Monday 28 January 2019

The Queen’s Letters by Jen Black

A Discovered Diamond

"I couldn’t put this book down. Using complex, well-developed main characters from different social strata this novel offers a glimpse of what life must have been like during this period at diverse levels of society."

The Scottish Queen Trilogy #3

Romance / Fictional Saga
Scotland/ France

The third story in Jen Black’s The Scottish Queen Trilogy sees reluctant hero Matho Spirston putting his life in danger once more as he tries to deliver the Dowager Queen of Scotland’s personal letters to her family in France. It is Matho’s first trip across the Channel and he finds both the language and cultural differences a challenge, a situation worsened by the fact that his mission is threatened by an unknown opponent. Help is on hand, however, in the shape of a lanky young stable-hand called Jehan, who comes to the rescue when the inn in which Matho is lodging is burnt to the ground. Homeless and jobless, Jehan joins up with Matho, helping him with his French in return for lessons in self-defence. Lessons that become increasingly necessary because whoever it is that wants the satchel of letters Matho is carrying is willing to go to extreme lengths to get it.

Eventually, Matho succeeds in fulfilling his task and receives replies to the Queen’s letters to take back to Scotland. The journey home, though, is equally full of dangers. Matho and Jehan become caught up between opposing armies as Habsburg troops cross the French border, and to complicate matters Matho also has to look out for a young French noblewoman named Agnes, who insists he take her to Paris. Matho advises against it, but the strong-willed young lady (illegitimate daughter of a de Guise cleric) is not disposed to accept advice – not until she sees they really could be trapped in the front line. Matho decides the only safe option is for Agnes is to return with him to St Andrews, from where, hopefully, she can join the Dowager Queen’s household at Stirling as a distant relative.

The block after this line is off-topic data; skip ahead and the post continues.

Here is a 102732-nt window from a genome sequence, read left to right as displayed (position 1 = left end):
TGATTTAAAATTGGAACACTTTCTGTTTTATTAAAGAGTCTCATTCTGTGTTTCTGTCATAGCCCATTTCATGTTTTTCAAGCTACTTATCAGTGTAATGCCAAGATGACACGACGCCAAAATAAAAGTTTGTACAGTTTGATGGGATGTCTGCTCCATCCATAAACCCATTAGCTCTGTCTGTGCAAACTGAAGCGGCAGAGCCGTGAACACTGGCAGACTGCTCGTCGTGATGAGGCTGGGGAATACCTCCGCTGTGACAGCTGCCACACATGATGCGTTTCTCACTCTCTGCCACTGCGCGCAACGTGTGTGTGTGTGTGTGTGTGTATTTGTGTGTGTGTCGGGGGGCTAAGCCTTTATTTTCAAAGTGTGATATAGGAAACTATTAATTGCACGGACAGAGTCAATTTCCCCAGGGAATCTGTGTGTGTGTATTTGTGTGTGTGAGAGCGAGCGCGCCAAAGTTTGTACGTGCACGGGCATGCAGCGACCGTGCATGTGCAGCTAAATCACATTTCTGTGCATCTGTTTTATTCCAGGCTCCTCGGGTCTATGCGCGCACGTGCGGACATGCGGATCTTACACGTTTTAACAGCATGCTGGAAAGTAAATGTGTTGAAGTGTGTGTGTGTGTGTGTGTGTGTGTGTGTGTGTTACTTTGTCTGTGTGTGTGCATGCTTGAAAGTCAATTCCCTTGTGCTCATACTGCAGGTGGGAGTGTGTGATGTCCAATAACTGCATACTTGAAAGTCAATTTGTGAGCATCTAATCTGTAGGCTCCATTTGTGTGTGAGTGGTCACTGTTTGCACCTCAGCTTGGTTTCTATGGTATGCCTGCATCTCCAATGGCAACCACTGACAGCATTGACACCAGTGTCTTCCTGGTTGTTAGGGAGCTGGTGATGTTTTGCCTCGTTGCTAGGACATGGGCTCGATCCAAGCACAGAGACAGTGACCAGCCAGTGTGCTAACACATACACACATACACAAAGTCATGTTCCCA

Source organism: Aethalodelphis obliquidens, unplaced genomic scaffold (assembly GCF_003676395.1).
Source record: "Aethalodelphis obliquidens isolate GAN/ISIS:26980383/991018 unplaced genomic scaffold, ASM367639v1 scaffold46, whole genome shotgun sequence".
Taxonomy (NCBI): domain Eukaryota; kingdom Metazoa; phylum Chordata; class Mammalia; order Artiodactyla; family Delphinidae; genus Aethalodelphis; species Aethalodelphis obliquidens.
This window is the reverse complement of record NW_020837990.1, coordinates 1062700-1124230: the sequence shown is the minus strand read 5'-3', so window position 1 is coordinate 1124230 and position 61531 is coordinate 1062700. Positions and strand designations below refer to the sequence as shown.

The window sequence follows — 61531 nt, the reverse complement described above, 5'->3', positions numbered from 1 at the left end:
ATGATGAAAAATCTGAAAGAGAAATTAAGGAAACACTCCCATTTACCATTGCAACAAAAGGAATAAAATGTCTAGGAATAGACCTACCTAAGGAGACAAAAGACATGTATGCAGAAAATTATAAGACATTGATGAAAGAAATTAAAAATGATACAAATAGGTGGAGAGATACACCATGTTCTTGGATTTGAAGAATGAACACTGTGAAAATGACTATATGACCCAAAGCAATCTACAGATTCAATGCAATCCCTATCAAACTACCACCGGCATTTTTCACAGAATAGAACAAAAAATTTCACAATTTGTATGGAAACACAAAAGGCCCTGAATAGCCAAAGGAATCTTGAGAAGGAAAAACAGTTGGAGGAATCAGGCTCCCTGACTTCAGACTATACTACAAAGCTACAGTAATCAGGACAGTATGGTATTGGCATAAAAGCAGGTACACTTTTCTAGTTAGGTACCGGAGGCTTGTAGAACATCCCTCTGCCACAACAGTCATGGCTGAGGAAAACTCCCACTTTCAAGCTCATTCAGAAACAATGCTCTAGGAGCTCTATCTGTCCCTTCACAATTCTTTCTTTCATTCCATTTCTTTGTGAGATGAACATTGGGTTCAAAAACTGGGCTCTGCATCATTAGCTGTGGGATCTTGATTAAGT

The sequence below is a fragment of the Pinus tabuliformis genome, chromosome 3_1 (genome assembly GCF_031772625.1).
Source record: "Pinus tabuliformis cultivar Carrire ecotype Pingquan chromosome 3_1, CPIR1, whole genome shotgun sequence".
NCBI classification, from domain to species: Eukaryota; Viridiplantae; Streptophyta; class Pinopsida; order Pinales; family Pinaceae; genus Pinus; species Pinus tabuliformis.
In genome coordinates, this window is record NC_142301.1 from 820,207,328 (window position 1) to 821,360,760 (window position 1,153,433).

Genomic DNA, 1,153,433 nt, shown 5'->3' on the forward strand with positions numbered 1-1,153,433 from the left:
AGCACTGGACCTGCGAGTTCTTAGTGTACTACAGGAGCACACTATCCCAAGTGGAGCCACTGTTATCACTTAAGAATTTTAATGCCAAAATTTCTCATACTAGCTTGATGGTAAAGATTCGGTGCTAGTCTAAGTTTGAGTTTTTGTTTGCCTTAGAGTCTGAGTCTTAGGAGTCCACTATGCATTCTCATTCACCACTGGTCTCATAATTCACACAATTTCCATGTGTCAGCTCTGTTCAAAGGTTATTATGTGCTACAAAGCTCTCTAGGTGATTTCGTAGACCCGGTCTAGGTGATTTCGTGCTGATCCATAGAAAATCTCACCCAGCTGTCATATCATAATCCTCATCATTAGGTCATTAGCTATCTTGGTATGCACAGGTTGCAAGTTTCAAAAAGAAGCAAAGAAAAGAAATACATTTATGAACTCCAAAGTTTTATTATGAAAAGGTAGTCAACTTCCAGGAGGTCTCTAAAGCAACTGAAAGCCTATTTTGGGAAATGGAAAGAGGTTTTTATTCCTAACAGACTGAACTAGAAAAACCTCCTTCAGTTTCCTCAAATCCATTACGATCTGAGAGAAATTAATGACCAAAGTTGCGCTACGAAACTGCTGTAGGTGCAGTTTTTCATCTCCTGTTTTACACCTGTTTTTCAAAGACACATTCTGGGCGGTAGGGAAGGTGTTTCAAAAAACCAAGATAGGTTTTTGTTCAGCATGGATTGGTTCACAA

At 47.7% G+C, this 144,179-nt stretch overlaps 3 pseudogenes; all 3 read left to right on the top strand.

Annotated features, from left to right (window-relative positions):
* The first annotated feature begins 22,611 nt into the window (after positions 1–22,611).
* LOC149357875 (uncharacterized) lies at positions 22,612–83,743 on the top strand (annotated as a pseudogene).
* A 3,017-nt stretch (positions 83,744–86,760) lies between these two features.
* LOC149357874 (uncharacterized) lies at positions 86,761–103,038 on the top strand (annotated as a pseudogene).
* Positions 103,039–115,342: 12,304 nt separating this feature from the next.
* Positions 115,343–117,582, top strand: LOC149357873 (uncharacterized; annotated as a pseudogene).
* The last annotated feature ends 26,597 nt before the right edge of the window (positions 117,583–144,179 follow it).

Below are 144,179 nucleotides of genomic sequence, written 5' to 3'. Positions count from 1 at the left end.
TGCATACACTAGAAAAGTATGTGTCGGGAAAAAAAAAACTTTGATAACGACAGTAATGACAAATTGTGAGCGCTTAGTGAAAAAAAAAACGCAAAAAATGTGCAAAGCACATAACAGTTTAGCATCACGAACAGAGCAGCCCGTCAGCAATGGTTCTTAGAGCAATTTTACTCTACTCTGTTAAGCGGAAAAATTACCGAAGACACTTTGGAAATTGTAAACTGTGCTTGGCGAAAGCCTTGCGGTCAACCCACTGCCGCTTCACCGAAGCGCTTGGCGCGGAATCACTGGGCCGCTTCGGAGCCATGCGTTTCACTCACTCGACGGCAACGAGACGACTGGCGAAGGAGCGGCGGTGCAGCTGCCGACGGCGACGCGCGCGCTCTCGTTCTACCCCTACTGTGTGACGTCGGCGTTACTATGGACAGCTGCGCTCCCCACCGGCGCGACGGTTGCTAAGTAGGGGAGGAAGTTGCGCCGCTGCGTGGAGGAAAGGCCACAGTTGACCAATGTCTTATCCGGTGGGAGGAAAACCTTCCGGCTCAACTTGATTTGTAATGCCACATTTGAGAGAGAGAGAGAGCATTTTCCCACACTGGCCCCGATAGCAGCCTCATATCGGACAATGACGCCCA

Meanwhile, in England, Meg (otherwise known as Margaret Douglas, niece of King Henry VIII) is preparing for marriage to the Scottish traitor Matthew, Earl of Lennox, whose own royal task will bring him face to face with Matho at Dumbarton. I would have liked more on vivacious Meg, her appearance in this story is too short, but what happens with Lennox at Dumbarton perhaps makes up for it. To say more on this would be a spoiler. From here on, the intrigue behind King Henry’s territorial ambitions and the struggle for power over the infant Mary Stewart is action-packed. The various means by which Matho Thirston evades capture and hanging make him a veritable sixteenth century James Bond.

I haven’t read the previous two stories in the Trilogy, but I couldn’t put this book down. Using complex, well-developed main characters from different social strata this novel offers a glimpse of what life must have been like during this period at diverse levels of society. Jen Black weaves familiar personality traits and recognisable emotions of ambition and jealousy, love and regret into distant political intrigues, making this a very enjoyable book. Her description of Scottish castles and surrounding countryside is informative but not intrusive. These tidbits of history, combined with a rapidly moving plot that finally arrives at a never-quite-certain satisfactory ending, make this very worthwhile historical fiction. I particularly liked Ms Black’s style: she has a light touch and knows how less can be more.

The Queen’s Letters works well as a stand-alone novel, but it is bringing a complex story to a close so it would be advisable to read the Trilogy in order. This way one knows more about the key players of the time, why Matho Spirston carries such a burden of guilt, and why he should or should not accept Agnes as his wife.

 © J.G. Harlond 

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1 comment:

  1. Thank you for such a thoughtful review, J.G. Absolutely delighted with it.Jen


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